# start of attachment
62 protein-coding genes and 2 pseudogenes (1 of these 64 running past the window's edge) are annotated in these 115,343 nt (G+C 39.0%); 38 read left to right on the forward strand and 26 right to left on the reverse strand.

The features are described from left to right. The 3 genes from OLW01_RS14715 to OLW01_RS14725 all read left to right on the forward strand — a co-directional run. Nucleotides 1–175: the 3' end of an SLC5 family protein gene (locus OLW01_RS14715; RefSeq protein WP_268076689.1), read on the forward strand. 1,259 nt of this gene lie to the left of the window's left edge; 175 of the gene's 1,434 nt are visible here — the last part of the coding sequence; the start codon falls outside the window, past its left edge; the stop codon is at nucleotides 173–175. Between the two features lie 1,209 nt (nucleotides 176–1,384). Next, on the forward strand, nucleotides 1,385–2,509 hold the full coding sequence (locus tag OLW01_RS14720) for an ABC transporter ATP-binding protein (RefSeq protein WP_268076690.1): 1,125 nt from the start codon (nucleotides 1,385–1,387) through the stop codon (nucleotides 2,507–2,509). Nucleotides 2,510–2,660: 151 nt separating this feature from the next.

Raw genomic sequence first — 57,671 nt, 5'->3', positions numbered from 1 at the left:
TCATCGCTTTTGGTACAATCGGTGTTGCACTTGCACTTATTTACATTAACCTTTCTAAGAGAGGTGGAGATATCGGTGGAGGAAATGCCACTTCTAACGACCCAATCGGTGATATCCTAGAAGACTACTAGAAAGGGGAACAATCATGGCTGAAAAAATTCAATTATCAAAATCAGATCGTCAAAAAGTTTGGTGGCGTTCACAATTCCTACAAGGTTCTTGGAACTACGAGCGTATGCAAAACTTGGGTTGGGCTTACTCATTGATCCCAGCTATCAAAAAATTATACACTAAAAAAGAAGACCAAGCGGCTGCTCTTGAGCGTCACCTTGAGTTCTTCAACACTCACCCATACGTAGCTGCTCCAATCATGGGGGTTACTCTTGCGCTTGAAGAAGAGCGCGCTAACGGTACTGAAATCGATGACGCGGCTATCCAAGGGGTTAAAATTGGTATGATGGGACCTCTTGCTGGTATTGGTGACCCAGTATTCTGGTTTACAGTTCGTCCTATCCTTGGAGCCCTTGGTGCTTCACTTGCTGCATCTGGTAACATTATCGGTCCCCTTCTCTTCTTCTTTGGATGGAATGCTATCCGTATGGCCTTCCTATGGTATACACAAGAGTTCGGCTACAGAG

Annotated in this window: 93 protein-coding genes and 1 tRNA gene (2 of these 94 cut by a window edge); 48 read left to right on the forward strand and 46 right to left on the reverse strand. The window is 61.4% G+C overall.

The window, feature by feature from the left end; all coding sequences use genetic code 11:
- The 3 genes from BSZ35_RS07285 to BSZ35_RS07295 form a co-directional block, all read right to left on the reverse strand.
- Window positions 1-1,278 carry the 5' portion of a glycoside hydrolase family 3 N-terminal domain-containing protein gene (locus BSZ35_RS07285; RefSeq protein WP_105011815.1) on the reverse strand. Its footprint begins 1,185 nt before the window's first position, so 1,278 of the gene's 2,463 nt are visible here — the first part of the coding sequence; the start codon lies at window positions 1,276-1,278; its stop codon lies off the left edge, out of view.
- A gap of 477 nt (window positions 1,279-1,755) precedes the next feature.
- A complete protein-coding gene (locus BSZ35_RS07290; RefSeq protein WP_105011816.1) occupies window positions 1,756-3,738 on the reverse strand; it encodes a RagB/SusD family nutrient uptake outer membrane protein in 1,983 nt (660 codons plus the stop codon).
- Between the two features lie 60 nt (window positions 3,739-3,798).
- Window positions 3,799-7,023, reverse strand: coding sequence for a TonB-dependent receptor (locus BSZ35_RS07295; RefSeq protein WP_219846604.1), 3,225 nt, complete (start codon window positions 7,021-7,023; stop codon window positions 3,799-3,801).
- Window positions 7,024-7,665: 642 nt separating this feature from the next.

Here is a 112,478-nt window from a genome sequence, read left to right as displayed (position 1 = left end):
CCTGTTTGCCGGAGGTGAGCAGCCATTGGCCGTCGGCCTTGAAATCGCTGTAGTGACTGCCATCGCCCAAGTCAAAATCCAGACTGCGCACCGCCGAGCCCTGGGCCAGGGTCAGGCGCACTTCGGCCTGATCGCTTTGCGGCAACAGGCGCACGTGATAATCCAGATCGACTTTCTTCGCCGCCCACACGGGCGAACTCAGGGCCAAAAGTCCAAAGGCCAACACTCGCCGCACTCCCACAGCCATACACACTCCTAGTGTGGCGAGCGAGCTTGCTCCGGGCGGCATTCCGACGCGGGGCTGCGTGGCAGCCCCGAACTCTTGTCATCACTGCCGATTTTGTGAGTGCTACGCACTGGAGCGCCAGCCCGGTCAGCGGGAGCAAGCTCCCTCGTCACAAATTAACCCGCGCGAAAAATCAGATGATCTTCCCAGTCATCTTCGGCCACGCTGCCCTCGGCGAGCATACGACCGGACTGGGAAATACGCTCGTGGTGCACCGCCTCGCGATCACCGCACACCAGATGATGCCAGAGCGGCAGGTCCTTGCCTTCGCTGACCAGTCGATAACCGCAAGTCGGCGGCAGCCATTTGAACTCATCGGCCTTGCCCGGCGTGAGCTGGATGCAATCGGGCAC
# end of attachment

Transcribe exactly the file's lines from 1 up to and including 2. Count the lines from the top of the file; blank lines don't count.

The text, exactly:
62 protein-coding genes and 2 pseudogenes (1 of these 64 running past the window's edge) are annotated in these 115,343 nt (G+C 39.0%); 38 read left to right on the forward strand and 26 right to left on the reverse strand.

The features are described from left to right. The 3 genes from OLW01_RS14715 to OLW01_RS14725 all read left to right on the forward strand — a co-directional run. Nucleotides 1–175: the 3' end of an SLC5 family protein gene (locus OLW01_RS14715; RefSeq protein WP_268076689.1), read on the forward strand. 1,259 nt of this gene lie to the left of the window's left edge; 175 of the gene's 1,434 nt are visible here — the last part of the coding sequence; the start codon falls outside the window, past its left edge; the stop codon is at nucleotides 173–175. Between the two features lie 1,209 nt (nucleotides 176–1,384). Next, on the forward strand, nucleotides 1,385–2,509 hold the full coding sequence (locus tag OLW01_RS14720) for an ABC transporter ATP-binding protein (RefSeq protein WP_268076690.1): 1,125 nt from the start codon (nucleotides 1,385–1,387) through the stop codon (nucleotides 2,507–2,509). Nucleotides 2,510–2,660: 151 nt separating this feature from the next.